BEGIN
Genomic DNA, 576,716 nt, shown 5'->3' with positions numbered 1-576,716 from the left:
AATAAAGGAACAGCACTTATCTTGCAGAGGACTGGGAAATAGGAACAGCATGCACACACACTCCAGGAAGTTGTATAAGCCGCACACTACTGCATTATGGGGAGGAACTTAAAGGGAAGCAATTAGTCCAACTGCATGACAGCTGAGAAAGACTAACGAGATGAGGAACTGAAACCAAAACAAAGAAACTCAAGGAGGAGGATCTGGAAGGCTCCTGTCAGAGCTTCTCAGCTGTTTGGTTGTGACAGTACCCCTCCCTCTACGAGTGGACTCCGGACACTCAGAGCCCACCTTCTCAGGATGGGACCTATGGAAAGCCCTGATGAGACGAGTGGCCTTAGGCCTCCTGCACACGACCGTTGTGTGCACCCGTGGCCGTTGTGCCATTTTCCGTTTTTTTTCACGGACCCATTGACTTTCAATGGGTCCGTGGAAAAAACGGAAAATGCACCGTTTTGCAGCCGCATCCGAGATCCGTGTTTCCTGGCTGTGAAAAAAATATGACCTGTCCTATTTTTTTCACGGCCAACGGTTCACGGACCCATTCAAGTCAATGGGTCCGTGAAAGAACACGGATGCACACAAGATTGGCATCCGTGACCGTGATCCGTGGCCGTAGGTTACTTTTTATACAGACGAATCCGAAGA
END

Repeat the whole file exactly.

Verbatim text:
Genomic DNA, 576,716 nt, shown 5'->3' with positions numbered 1-576,716 from the left:
AATAAAGGAACAGCACTTATCTTGCAGAGGACTGGGAAATAGGAACAGCATGCACACACACTCCAGGAAGTTGTATAAGCCGCACACTACTGCATTATGGGGAGGAACTTAAAGGGAAGCAATTAGTCCAACTGCATGACAGCTGAGAAAGACTAACGAGATGAGGAACTGAAACCAAAACAAAGAAACTCAAGGAGGAGGATCTGGAAGGCTCCTGTCAGAGCTTCTCAGCTGTTTGGTTGTGACAGTACCCCTCCCTCTACGAGTGGACTCCGGACACTCAGAGCCCACCTTCTCAGGATGGGACCTATGGAAAGCCCTGATGAGACGAGTGGCCTTAGGCCTCCTGCACACGACCGTTGTGTGCACCCGTGGCCGTTGTGCCATTTTCCGTTTTTTTTCACGGACCCATTGACTTTCAATGGGTCCGTGGAAAAAACGGAAAATGCACCGTTTTGCAGCCGCATCCGAGATCCGTGTTTCCTGGCTGTGAAAAAAATATGACCTGTCCTATTTTTTTCACGGCCAACGGTTCACGGACCCATTCAAGTCAATGGGTCCGTGAAAGAACACGGATGCACACAAGATTGGCATCCGTGACCGTGATCCGTGGCCGTAGGTTACTTTTTATACAGACGAATCCGAAGA